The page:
arts therapy

Why see an Arts Therapist

For children/teens… they can sometimes present with a range of challenging behaviours and emotional states. These often impede their ability to learn, thrive and experience positive relationships. Therapy can help with behaviours such as: defiant, disruptive or oppositional; inattentive, anxious and or/troubled; poor concentration or hyper-vigilance; depressed, sad, lonely or withdrawn; lack of confidence and poor self-esteem.

Therapy can help when a child has experienced: abuse, neglect and/or attachment disorders; loss and bereavement; family breakdown, adoption and fostering; crisis and change; bullying; natural disasters or political upheaval.

The arts and play are a natural language for children and help give us a window into their unique worlds of experience. They provide a safe space for children to explore, test, re-design and sculpt their stories in a way that makes sense for them.

For adults… therapy can help when a person is experiencing stress, anxiety or depression, has just lost a loved one, needing support to be in relationship with others, been through a break up, wanting to exploring past traumas, understand why certain patterns of harmful (to self or others) behaviour keep occuring, or just interested in developing greater self-awareness and personal growth.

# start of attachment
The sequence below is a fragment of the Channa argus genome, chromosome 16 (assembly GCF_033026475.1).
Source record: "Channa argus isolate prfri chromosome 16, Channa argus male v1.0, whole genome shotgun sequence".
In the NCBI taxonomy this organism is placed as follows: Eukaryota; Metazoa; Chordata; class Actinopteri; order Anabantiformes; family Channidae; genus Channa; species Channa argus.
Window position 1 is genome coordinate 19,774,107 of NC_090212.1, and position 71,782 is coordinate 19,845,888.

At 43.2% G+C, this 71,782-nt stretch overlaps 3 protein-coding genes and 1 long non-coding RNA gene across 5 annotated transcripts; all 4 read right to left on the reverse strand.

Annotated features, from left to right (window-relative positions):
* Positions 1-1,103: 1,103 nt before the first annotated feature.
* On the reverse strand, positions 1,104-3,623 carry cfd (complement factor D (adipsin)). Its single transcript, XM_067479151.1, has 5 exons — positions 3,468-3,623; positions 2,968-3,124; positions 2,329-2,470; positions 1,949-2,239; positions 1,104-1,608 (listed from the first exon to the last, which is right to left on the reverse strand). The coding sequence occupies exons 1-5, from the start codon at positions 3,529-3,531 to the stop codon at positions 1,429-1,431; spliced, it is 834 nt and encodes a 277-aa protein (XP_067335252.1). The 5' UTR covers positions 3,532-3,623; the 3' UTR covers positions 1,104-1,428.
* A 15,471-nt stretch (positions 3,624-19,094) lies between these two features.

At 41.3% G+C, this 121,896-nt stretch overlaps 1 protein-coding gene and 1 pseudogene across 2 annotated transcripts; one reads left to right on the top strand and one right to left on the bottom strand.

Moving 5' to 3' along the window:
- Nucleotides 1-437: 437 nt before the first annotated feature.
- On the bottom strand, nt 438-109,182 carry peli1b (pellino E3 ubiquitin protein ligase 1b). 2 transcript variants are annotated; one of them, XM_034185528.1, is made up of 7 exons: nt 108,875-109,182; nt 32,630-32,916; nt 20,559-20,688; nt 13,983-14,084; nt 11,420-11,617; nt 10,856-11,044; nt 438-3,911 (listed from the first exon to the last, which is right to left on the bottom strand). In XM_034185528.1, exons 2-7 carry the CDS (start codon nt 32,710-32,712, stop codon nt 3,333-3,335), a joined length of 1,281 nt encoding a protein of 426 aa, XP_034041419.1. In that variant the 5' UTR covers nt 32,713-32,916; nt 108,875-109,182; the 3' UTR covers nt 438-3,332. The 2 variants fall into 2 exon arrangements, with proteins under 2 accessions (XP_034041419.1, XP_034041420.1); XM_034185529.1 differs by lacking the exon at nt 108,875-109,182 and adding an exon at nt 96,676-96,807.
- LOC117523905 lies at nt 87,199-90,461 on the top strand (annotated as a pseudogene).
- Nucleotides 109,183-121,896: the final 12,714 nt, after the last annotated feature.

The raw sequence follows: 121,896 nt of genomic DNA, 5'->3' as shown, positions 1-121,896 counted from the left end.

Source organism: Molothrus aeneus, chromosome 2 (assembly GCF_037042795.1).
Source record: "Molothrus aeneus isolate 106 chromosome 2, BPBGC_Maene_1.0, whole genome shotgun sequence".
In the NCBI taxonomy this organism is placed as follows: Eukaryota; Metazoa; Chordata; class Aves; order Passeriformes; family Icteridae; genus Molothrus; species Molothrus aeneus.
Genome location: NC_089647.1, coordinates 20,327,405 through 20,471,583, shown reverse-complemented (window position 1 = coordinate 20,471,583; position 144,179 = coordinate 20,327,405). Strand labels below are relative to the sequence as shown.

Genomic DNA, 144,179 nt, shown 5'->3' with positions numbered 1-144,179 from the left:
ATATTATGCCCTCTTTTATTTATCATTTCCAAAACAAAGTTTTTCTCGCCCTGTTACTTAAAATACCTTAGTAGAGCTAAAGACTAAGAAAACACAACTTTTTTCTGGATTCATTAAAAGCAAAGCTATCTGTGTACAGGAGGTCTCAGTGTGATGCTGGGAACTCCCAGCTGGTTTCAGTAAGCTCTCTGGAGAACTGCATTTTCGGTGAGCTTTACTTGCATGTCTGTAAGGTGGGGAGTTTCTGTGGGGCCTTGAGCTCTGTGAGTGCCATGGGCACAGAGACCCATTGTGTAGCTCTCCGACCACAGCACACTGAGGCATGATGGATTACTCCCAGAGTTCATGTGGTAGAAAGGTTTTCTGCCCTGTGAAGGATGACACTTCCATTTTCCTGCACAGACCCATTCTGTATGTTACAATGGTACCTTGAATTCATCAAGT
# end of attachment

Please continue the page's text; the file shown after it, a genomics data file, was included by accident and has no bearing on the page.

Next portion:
As adults it’s often difficult to get to the root of our behaviours and experiences and understand where certain emotions are coming from. This is because patterns of behaviour have been deeply ingrained over many years and it may require the help of therapist to shed some light on the beliefs and ideas that inform our experiences.

Sometimes this exploration can happen through talk therapy, but sometimes there are things that can’t be put into words or things that may be deeply buried in our subconscious. This is where art can help. When we work with art materials we are often bypassing our rational/logical brain and going straight to the feeling/sensing areas of the brain. This is where trauma is often stored, and where we sometimes find beliefs that are no longing serving us. The art provides a way to externalise that which we’re hoping to explore, and gives us a safe distance from which to unpack and make sense of these things.

The process of making art has many therapeutic qualities even before we start to make sense of what we’ve created. For example, tactile materials can create a sense of groundedness and mindfulness. Some materials can be cathartic to use, while others can actually help regulate the nervous system.